There is a lack of data on chiropractic use, and the best of that data is a decade old.1 Now the American Journal of Public Health has published a paper authored predominantly by doctors of chiropractic, a first for that publication.
This paper presents "demographic and clinical characteristics" of chiropractic patients, documenting chiropractic visits in San Diego, CA; Portland, OR; Vancouver, WA; Minneapolis-St. Paul, MN; Miami, FL; and Toronto, Ontario, Canada.
The study presents these interesting particulars:
- Patients were primarily middle-aged (30-50) and married, with a "slight preponderance of women."
- About two-thirds of the patients had low-back pain; head/neck pain and extremity problems were the other predominant complaints.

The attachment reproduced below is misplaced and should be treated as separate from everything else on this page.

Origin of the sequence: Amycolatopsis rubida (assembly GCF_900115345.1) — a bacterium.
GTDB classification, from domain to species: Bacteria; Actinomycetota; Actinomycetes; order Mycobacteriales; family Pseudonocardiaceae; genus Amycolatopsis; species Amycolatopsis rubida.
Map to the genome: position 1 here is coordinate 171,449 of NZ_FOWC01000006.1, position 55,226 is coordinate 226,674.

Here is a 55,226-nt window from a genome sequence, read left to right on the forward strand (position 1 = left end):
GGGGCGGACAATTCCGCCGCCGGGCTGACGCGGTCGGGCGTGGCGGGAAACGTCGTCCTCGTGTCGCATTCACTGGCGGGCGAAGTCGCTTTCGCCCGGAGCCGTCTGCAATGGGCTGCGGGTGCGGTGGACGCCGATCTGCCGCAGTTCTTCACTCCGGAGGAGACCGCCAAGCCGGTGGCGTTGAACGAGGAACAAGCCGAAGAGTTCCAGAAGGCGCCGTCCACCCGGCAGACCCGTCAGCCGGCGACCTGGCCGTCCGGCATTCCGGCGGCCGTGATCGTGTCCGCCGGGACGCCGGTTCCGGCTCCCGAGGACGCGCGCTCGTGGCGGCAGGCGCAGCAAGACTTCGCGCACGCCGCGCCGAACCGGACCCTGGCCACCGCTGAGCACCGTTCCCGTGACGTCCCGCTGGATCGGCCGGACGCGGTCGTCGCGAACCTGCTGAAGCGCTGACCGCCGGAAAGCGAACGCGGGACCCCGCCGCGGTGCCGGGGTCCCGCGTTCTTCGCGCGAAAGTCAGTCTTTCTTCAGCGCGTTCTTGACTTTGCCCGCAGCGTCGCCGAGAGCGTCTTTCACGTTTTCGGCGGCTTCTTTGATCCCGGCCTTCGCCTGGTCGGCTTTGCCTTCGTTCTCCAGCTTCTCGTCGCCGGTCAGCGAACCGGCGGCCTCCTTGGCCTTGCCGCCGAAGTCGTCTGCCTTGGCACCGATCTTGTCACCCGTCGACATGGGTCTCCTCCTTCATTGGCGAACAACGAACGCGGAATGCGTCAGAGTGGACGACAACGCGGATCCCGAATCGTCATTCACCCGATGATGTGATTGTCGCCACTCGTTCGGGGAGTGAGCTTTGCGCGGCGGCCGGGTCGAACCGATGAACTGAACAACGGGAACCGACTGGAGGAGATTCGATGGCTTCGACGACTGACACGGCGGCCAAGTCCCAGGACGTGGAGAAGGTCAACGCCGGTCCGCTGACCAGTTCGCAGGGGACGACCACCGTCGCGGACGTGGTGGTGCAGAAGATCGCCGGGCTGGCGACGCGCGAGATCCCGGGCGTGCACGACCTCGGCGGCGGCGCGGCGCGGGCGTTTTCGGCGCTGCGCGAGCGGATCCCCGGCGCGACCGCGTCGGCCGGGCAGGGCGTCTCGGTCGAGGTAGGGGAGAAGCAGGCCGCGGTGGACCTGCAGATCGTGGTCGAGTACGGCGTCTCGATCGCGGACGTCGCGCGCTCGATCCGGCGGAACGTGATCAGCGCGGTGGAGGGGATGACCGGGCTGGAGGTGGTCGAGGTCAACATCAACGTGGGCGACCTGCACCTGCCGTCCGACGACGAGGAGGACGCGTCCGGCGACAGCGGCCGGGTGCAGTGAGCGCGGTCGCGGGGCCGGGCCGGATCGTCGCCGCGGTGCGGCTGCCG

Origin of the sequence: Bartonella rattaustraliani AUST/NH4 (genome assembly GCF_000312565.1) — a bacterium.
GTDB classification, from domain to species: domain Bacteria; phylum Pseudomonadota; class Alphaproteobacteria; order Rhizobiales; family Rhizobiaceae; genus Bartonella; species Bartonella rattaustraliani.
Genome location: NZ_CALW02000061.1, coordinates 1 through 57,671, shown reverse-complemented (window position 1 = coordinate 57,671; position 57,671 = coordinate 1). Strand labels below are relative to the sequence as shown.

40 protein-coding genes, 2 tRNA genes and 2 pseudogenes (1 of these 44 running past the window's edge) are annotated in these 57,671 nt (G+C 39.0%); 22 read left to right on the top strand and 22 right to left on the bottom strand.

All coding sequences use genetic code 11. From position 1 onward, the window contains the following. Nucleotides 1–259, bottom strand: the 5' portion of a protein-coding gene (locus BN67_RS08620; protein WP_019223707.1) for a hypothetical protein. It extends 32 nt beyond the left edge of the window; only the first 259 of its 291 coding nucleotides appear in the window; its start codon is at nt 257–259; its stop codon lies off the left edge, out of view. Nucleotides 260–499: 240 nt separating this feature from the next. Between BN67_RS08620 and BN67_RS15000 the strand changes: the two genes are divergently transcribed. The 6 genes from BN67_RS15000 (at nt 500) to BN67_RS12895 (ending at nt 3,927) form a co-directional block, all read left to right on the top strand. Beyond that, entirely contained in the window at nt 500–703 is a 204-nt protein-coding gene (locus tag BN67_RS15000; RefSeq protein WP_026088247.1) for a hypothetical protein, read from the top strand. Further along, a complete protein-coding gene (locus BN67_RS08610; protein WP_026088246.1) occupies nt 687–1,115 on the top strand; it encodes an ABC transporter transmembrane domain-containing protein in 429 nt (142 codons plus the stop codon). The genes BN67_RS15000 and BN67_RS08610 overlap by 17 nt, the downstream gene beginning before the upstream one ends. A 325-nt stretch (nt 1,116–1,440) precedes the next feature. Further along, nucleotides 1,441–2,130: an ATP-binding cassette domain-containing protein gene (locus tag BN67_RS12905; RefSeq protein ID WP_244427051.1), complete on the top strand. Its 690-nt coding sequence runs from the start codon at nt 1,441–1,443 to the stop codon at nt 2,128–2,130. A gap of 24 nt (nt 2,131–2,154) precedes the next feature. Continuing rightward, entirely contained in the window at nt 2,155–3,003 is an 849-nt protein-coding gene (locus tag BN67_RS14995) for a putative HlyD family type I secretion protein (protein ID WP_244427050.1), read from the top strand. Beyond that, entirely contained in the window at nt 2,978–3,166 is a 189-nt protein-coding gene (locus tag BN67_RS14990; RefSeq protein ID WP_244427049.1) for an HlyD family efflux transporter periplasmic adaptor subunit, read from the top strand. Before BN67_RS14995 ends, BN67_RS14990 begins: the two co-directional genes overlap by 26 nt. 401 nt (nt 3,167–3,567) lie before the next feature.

- "More than 40% of the patients with low-back pain had acute (<3 weeks) episodes; about 20% and chronic (>6 months) episodes."
- "Patients with low-back pain had a mean of 14 visits (median=7) per episode of care, which lasted a mean of 60 days (median=29)."
- Visit rates among the U.S. sites "were not appreciably different form each other."
- "A small proportion of patients who are frequent or long-term users of chiropractic services cause the distributions of visits and episode length to be skewed to the right."
The American Journal of Public Health (AJPH) is published by the American Public Health Association, which has an aggregate membership of over 50,000 worldwide. The AJPH has a circulation of over 36,000. This is apparently only the third or fourth paper regarding chiropractic published in the AJPH's 88 year history.
- Shekelle PG, Brook RH. A community-based study of the use of chiropractic services. Am J Public Health. 1991;81:439-442.
- Hurwitz E, Coulter I, Adams A, Genovese B, Shekelle P. Use of chiropractic services from 1985 through 1991 in the United States and Canada. Am J Public Health. 1998;88(5);771-776. This paper was supported in part by grants from the Consortium for Chiropractic Research and the Foundation for Chiropractic Education and Research.